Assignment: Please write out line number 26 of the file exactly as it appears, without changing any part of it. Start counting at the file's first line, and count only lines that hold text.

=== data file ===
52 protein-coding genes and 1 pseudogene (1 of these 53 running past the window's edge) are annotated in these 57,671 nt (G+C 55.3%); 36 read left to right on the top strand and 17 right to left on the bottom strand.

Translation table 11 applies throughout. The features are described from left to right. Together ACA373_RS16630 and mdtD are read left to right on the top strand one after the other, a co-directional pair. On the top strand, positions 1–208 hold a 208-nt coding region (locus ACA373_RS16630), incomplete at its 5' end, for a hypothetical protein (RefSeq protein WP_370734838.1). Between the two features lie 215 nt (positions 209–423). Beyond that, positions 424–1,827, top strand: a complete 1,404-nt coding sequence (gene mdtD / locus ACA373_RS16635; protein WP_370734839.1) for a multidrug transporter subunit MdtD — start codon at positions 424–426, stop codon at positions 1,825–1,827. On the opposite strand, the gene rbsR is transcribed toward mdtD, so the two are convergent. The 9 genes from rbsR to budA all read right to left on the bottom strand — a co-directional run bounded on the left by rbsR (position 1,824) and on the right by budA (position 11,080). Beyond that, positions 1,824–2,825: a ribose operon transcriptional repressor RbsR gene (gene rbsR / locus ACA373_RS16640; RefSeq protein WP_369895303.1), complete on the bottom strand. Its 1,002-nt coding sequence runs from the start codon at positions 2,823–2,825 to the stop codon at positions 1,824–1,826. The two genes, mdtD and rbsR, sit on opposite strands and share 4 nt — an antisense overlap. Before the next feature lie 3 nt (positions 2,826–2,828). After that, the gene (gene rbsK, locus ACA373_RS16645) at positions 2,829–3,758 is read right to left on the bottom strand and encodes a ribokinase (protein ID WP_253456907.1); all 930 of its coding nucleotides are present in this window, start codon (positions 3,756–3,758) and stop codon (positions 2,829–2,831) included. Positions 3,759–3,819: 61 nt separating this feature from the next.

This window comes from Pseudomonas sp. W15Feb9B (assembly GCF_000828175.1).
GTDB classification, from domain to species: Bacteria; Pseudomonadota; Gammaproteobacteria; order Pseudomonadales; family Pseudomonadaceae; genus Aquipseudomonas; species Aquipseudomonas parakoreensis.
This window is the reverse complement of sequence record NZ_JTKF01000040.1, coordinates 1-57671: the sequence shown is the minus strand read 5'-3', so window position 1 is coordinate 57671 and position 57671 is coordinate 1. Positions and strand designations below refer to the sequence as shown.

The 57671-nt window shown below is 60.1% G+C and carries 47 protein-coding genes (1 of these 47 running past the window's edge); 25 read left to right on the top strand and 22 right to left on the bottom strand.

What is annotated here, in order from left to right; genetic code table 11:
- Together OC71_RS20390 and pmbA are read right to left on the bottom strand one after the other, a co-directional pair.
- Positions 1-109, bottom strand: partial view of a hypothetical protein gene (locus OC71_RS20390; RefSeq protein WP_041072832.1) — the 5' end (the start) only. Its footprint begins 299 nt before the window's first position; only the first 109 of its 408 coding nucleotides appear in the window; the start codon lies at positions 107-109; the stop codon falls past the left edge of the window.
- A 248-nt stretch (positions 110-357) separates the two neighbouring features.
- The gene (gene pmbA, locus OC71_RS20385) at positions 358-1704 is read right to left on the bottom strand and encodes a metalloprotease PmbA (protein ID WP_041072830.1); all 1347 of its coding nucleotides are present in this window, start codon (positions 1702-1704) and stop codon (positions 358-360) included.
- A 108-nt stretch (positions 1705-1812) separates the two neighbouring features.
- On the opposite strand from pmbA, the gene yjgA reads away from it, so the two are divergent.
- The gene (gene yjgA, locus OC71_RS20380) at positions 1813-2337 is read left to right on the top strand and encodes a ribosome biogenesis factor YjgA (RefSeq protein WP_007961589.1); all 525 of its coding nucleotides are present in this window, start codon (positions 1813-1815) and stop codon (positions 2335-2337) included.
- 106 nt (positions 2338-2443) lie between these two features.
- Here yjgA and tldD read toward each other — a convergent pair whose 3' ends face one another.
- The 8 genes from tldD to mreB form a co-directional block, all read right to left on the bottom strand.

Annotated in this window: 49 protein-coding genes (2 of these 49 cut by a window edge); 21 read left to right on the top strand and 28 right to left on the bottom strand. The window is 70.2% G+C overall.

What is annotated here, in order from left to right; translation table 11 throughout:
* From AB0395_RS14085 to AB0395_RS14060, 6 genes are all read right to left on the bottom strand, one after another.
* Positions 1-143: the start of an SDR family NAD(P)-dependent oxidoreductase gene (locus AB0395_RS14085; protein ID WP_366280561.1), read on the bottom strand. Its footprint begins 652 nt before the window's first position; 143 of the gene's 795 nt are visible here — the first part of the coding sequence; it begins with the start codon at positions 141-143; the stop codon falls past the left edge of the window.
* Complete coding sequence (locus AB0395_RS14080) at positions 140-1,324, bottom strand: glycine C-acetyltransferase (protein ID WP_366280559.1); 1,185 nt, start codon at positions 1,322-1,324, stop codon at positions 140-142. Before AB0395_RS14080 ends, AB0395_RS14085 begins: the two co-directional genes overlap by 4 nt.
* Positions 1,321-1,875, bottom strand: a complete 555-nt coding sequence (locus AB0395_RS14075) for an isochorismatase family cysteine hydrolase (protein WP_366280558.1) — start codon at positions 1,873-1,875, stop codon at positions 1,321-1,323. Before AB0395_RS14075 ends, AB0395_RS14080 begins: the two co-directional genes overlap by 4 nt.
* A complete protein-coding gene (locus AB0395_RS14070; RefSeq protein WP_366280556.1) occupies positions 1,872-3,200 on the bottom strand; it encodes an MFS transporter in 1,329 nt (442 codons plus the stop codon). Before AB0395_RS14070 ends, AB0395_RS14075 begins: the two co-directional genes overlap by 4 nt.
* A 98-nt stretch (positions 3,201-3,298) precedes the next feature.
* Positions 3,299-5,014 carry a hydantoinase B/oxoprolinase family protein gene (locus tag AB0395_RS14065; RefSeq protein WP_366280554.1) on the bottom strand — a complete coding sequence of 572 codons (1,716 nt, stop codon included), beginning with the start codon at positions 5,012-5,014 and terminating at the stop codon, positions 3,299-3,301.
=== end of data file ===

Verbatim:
* Positions 3,299-5,014 carry a hydantoinase B/oxoprolinase family protein gene (locus tag AB0395_RS14065; RefSeq protein WP_366280554.1) on the bottom strand — a complete coding sequence of 572 codons (1,716 nt, stop codon included), beginning with the start codon at positions 5,012-5,014 and terminating at the stop codon, positions 3,299-3,301.